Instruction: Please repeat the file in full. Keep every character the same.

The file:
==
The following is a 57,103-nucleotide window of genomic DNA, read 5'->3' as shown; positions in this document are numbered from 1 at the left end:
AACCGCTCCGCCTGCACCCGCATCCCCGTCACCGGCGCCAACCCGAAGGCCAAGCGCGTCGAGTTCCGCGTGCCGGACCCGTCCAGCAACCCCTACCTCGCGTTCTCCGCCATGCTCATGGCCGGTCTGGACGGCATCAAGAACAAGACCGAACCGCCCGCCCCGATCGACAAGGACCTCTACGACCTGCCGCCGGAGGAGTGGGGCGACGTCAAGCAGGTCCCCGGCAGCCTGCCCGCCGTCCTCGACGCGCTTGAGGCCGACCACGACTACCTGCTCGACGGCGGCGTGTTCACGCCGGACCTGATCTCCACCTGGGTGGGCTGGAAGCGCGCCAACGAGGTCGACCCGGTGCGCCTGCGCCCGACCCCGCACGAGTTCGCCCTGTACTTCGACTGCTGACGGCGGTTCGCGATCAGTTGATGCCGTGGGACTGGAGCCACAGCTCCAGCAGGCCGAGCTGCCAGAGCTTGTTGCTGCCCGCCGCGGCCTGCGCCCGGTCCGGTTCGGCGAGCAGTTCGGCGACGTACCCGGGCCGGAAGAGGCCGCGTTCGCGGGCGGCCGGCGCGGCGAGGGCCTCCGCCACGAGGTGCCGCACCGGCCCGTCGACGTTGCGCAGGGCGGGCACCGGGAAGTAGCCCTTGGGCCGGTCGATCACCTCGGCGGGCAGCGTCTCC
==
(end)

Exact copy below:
The following is a 57,103-nucleotide window of genomic DNA, read 5'->3' as shown; positions in this document are numbered from 1 at the left end:
AACCGCTCCGCCTGCACCCGCATCCCCGTCACCGGCGCCAACCCGAAGGCCAAGCGCGTCGAGTTCCGCGTGCCGGACCCGTCCAGCAACCCCTACCTCGCGTTCTCCGCCATGCTCATGGCCGGTCTGGACGGCATCAAGAACAAGACCGAACCGCCCGCCCCGATCGACAAGGACCTCTACGACCTGCCGCCGGAGGAGTGGGGCGACGTCAAGCAGGTCCCCGGCAGCCTGCCCGCCGTCCTCGACGCGCTTGAGGCCGACCACGACTACCTGCTCGACGGCGGCGTGTTCACGCCGGACCTGATCTCCACCTGGGTGGGCTGGAAGCGCGCCAACGAGGTCGACCCGGTGCGCCTGCGCCCGACCCCGCACGAGTTCGCCCTGTACTTCGACTGCTGACGGCGGTTCGCGATCAGTTGATGCCGTGGGACTGGAGCCACAGCTCCAGCAGGCCGAGCTGCCAGAGCTTGTTGCTGCCCGCCGCGGCCTGCGCCCGGTCCGGTTCGGCGAGCAGTTCGGCGACGTACCCGGGCCGGAAGAGGCCGCGTTCGCGGGCGGCCGGCGCGGCGAGGGCCTCCGCCACGAGGTGCCGCACCGGCCCGTCGACGTTGCGCAGGGCGGGCACCGGGAAGTAGCCCTTGGGCCGGTCGATCACCTCGGCGGGCAGCGTCTCC